The last week in June was kind to us girl group lovers. A string of releases from old and new groups brought K-pop back to life after a slow month. They also brought with them a number of familiar sounds with two groups showing influences from recent times, and Brave Brothers doing what he does best with his favourite girls. The rookies also show us that if a company has a member in I.O.I or participated in “Produce 101” then expect them to debut very soon.
“This Place” by Subin
First is probably the most well-known of this group yet has had the least promotion for her music. Dal Shabet’s vocal goddess Subin released her first mini album “This Place” alongside a digital single of the same title. She previously dropped her debut single, the underrated “Flower,” in May of this year to little fanfare as well. Whatever Happy Face’s strategy is, it does not involve actually promoting Subin. Nevertheless, they are fitting her with music that sounds like it’s coming from every inch of her body.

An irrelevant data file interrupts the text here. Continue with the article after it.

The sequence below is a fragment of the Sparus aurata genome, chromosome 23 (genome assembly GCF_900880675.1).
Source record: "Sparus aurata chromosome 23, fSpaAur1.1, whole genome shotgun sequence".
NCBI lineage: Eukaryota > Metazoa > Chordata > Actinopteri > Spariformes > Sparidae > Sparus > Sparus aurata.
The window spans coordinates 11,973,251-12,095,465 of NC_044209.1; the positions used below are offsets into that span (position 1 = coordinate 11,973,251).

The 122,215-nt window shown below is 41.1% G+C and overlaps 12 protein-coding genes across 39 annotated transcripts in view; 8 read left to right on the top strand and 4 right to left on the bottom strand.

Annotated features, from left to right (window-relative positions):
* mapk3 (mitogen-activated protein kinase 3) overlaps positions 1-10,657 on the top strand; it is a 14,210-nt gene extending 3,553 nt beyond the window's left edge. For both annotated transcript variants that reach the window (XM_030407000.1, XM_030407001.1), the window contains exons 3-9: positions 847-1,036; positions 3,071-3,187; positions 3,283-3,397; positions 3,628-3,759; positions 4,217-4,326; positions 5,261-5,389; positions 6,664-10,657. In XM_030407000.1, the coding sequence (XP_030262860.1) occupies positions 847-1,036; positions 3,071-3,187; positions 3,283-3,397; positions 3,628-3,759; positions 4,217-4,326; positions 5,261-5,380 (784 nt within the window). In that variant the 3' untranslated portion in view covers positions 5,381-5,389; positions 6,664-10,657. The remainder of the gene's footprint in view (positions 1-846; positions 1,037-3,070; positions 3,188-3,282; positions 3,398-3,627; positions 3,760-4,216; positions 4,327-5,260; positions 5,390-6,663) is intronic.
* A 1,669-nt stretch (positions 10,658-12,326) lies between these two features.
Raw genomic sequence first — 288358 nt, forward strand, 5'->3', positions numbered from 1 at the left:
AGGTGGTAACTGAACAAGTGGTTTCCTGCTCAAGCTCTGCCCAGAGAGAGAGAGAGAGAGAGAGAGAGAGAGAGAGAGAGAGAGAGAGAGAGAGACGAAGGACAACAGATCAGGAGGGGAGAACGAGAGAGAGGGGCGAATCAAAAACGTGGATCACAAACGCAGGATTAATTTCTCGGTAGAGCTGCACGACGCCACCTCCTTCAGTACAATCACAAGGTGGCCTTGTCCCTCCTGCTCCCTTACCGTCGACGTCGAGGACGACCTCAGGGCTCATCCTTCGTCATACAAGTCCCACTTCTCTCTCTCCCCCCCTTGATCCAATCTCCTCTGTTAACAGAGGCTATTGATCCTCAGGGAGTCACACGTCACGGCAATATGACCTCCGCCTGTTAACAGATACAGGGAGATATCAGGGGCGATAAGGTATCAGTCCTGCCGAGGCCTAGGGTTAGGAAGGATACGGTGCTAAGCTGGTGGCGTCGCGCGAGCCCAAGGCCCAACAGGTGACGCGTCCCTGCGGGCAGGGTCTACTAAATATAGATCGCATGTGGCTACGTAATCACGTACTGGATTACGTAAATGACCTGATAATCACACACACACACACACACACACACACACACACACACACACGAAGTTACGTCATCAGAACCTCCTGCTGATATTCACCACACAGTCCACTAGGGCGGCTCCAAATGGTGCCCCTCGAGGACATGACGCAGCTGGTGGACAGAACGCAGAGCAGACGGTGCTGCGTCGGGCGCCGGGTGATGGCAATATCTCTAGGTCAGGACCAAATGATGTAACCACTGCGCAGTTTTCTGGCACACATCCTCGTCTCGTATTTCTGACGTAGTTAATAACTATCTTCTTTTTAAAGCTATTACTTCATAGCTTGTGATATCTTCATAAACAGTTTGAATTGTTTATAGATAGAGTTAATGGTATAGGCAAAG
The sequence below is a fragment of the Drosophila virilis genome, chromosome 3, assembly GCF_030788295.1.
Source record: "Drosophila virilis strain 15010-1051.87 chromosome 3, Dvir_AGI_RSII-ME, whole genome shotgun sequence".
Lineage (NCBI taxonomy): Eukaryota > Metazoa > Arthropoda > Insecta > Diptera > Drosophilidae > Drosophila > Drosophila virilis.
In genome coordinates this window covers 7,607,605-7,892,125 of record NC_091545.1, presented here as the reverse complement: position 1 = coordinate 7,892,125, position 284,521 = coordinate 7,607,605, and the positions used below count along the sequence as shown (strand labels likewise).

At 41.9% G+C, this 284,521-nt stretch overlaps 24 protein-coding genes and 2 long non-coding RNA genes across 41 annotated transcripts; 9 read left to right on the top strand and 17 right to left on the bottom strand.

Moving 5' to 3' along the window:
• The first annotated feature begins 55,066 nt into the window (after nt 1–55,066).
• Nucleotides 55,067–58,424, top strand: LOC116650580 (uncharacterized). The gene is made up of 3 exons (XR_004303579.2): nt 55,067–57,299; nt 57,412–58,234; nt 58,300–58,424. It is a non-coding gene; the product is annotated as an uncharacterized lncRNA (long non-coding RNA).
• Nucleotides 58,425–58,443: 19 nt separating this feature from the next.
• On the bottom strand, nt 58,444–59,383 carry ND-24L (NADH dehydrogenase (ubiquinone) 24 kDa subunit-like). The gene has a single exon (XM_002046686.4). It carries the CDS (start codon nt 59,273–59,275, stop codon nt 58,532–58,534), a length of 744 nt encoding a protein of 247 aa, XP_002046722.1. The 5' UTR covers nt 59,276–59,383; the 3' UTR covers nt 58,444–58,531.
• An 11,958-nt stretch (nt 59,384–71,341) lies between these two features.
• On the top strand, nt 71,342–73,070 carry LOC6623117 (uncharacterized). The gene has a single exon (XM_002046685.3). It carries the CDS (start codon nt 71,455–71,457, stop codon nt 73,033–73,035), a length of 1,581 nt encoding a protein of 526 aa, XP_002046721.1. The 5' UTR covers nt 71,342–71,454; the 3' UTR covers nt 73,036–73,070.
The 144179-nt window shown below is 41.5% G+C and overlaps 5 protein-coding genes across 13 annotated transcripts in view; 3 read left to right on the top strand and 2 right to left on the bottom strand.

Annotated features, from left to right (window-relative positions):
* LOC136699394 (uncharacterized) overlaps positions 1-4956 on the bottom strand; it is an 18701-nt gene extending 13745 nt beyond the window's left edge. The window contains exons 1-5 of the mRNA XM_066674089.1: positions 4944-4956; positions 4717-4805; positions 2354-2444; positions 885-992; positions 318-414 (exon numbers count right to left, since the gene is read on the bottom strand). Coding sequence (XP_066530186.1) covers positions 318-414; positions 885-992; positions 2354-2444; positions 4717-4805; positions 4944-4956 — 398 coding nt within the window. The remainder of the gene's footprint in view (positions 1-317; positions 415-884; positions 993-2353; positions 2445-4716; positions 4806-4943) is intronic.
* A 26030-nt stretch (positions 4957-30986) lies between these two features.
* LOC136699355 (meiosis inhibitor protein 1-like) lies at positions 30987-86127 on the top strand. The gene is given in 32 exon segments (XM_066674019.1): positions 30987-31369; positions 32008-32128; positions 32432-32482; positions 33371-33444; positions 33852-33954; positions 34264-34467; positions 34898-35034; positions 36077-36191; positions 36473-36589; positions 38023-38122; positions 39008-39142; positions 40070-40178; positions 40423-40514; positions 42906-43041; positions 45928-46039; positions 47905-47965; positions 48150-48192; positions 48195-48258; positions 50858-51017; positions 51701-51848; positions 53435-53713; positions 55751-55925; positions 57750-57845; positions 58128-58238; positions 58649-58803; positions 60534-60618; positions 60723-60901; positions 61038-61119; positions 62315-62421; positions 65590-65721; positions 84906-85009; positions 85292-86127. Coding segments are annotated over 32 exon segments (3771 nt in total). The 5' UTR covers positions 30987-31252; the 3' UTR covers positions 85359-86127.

The lyrics certainly do, anyway. They have an ephemeral beauty to them just like her voice, which tails off as she breathes out each syllable. “Swept away to the wind, The leaves that walk, Something sweeps away my spirit,” she slowly lulls us into the song. Subin croons alongside a crisp piano, reminiscent of Joe Hisaishi’s work on the films of Studio Ghibli. Each note is pronounced and reverberates beside Subin’s voice. It hits the ballad sweet spot of being simple but not boring, emotional but not maudlin.
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“High Heels” by Brave Girls